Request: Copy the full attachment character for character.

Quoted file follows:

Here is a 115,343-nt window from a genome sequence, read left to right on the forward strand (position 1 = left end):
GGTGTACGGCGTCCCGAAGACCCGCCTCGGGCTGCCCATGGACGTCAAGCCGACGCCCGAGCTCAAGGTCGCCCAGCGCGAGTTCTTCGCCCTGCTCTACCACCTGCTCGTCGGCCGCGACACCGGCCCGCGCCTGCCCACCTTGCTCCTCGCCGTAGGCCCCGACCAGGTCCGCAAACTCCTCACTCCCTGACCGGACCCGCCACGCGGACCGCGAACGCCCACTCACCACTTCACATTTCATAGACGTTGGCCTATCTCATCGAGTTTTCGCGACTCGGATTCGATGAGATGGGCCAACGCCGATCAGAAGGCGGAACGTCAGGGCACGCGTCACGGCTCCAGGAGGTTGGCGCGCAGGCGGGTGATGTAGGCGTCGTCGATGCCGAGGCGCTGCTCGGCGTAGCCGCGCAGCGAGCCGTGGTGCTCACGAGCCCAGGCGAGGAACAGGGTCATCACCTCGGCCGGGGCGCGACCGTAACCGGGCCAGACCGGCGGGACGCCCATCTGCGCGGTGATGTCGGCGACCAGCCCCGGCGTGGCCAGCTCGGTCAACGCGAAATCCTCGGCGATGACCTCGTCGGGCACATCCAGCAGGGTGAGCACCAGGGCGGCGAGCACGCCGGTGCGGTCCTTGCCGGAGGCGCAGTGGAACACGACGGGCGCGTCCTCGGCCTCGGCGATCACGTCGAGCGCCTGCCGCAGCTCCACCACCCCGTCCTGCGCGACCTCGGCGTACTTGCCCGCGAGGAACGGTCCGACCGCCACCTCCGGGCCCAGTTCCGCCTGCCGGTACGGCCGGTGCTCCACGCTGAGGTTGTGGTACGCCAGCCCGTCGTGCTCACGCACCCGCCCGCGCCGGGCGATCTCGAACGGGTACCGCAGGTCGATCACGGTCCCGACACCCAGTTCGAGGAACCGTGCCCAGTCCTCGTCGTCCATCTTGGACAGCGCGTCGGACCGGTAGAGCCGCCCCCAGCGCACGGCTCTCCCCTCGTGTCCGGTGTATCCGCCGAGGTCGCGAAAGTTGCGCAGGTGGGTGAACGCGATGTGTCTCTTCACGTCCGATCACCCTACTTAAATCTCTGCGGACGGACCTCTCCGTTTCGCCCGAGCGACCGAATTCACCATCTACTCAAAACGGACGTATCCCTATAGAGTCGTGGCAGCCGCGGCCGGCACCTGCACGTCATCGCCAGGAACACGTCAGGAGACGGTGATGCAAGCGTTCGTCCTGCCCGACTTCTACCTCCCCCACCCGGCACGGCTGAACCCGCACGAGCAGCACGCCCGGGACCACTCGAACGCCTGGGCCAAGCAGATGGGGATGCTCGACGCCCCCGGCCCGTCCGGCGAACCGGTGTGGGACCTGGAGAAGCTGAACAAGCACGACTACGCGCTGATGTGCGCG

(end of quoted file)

Here is a 115,343-nt window from a genome sequence, read left to right on the forward strand (position 1 = left end):
GGTGTACGGCGTCCCGAAGACCCGCCTCGGGCTGCCCATGGACGTCAAGCCGACGCCCGAGCTCAAGGTCGCCCAGCGCGAGTTCTTCGCCCTGCTCTACCACCTGCTCGTCGGCCGCGACACCGGCCCGCGCCTGCCCACCTTGCTCCTCGCCGTAGGCCCCGACCAGGTCCGCAAACTCCTCACTCCCTGACCGGACCCGCCACGCGGACCGCGAACGCCCACTCACCACTTCACATTTCATAGACGTTGGCCTATCTCATCGAGTTTTCGCGACTCGGATTCGATGAGATGGGCCAACGCCGATCAGAAGGCGGAACGTCAGGGCACGCGTCACGGCTCCAGGAGGTTGGCGCGCAGGCGGGTGATGTAGGCGTCGTCGATGCCGAGGCGCTGCTCGGCGTAGCCGCGCAGCGAGCCGTGGTGCTCACGAGCCCAGGCGAGGAACAGGGTCATCACCTCGGCCGGGGCGCGACCGTAACCGGGCCAGACCGGCGGGACGCCCATCTGCGCGGTGATGTCGGCGACCAGCCCCGGCGTGGCCAGCTCGGTCAACGCGAAATCCTCGGCGATGACCTCGTCGGGCACATCCAGCAGGGTGAGCACCAGGGCGGCGAGCACGCCGGTGCGGTCCTTGCCGGAGGCGCAGTGGAACACGACGGGCGCGTCCTCGGCCTCGGCGATCACGTCGAGCGCCTGCCGCAGCTCCACCACCCCGTCCTGCGCGACCTCGGCGTACTTGCCCGCGAGGAACGGTCCGACCGCCACCTCCGGGCCCAGTTCCGCCTGCCGGTACGGCCGGTGCTCCACGCTGAGGTTGTGGTACGCCAGCCCGTCGTGCTCACGCACCCGCCCGCGCCGGGCGATCTCGAACGGGTACCGCAGGTCGATCACGGTCCCGACACCCAGTTCGAGGAACCGTGCCCAGTCCTCGTCGTCCATCTTGGACAGCGCGTCGGACCGGTAGAGCCGCCCCCAGCGCACGGCTCTCCCCTCGTGTCCGGTGTATCCGCCGAGGTCGCGAAAGTTGCGCAGGTGGGTGAACGCGATGTGTCTCTTCACGTCCGATCACCCTACTTAAATCTCTGCGGACGGACCTCTCCGTTTCGCCCGAGCGACCGAATTCACCATCTACTCAAAACGGACGTATCCCTATAGAGTCGTGGCAGCCGCGGCCGGCACCTGCACGTCATCGCCAGGAACACGTCAGGAGACGGTGATGCAAGCGTTCGTCCTGCCCGACTTCTACCTCCCCCACCCGGCACGGCTGAACCCGCACGAGCAGCACGCCCGGGACCACTCGAACGCCTGGGCCAAGCAGATGGGGATGCTCGACGCCCCCGGCCCGTCCGGCGAACCGGTGTGGGACCTGGAGAAGCTGAACAAGCACGACTACGCGCTGATGTGCGCG